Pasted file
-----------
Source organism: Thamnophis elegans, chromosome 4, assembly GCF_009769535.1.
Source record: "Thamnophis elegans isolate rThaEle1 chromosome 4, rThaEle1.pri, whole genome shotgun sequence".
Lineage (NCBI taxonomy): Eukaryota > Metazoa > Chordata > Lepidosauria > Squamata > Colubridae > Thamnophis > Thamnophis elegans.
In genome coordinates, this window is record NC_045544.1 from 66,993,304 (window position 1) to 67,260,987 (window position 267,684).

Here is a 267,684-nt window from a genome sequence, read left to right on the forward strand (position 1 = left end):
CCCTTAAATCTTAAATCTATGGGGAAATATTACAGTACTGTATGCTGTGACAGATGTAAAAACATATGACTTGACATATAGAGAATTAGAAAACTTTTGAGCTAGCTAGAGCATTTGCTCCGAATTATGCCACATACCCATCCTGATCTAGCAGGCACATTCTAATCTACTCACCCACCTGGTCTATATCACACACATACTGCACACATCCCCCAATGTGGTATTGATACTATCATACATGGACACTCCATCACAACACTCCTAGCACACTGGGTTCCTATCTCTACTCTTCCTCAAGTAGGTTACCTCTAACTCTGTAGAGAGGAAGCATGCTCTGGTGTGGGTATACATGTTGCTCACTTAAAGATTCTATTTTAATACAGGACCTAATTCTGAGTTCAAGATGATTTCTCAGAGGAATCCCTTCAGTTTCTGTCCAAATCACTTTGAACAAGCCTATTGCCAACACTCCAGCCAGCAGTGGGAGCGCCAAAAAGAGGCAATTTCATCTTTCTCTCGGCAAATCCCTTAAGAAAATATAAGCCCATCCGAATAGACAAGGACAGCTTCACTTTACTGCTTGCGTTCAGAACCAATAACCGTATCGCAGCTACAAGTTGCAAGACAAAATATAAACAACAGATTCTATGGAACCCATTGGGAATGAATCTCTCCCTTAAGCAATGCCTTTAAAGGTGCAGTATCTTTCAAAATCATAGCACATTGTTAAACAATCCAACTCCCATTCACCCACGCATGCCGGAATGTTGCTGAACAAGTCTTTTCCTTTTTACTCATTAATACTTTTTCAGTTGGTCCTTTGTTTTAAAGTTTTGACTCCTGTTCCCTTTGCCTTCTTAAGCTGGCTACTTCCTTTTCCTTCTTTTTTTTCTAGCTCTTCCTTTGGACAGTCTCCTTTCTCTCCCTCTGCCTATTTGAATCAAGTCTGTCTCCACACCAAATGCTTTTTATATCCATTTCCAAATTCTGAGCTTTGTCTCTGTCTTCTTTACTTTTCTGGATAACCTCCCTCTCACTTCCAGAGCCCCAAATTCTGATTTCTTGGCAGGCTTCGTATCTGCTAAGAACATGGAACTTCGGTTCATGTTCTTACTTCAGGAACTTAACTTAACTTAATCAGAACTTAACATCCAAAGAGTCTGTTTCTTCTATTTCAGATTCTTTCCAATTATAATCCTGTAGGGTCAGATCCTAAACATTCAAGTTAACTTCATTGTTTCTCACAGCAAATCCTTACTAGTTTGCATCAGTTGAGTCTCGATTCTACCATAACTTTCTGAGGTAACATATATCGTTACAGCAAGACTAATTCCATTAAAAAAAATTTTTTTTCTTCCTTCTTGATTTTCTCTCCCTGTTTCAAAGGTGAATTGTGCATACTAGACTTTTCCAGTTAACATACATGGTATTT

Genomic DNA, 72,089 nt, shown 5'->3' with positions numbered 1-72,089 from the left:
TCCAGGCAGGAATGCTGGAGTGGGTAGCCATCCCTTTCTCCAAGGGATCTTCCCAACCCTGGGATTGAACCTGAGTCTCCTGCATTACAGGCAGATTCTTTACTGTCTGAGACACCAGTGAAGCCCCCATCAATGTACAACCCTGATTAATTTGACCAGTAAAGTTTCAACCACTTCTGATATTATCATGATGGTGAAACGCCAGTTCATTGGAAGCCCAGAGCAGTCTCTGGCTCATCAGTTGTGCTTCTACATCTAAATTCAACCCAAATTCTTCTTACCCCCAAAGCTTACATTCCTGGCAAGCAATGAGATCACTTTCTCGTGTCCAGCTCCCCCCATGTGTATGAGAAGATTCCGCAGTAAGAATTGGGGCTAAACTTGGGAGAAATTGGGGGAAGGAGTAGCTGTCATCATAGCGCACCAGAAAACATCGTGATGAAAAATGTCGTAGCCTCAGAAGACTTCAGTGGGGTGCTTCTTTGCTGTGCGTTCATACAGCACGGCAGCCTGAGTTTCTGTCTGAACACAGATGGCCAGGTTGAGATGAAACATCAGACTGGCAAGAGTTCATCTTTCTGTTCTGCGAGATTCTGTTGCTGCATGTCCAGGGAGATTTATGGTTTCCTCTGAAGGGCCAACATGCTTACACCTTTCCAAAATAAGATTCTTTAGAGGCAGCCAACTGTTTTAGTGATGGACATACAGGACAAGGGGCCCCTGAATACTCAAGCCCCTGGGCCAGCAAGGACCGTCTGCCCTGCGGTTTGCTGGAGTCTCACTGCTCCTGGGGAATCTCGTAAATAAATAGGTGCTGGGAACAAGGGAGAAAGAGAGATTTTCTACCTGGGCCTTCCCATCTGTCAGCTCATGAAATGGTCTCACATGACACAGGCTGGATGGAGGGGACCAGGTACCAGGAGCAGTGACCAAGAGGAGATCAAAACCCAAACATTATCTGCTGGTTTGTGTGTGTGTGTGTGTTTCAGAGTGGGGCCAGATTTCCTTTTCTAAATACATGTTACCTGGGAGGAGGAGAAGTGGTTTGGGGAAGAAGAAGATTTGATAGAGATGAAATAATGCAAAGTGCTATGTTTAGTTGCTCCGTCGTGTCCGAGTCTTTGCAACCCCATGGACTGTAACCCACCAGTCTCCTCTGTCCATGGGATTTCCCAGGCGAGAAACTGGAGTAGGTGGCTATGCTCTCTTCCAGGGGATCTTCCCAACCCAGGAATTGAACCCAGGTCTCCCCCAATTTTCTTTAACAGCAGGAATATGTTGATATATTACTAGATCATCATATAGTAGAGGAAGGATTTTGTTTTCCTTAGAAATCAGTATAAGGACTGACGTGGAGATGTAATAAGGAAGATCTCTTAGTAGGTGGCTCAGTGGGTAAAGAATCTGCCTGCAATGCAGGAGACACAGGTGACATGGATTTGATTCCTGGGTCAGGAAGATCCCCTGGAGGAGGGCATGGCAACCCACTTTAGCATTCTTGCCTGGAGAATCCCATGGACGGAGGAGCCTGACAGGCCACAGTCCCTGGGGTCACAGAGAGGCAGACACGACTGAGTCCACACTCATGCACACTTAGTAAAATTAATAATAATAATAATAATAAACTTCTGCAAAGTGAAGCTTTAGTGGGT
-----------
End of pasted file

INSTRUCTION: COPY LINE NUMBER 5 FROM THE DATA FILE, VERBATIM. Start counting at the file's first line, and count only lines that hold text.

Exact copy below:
Here is a 267,684-nt window from a genome sequence, read left to right on the forward strand (position 1 = left end):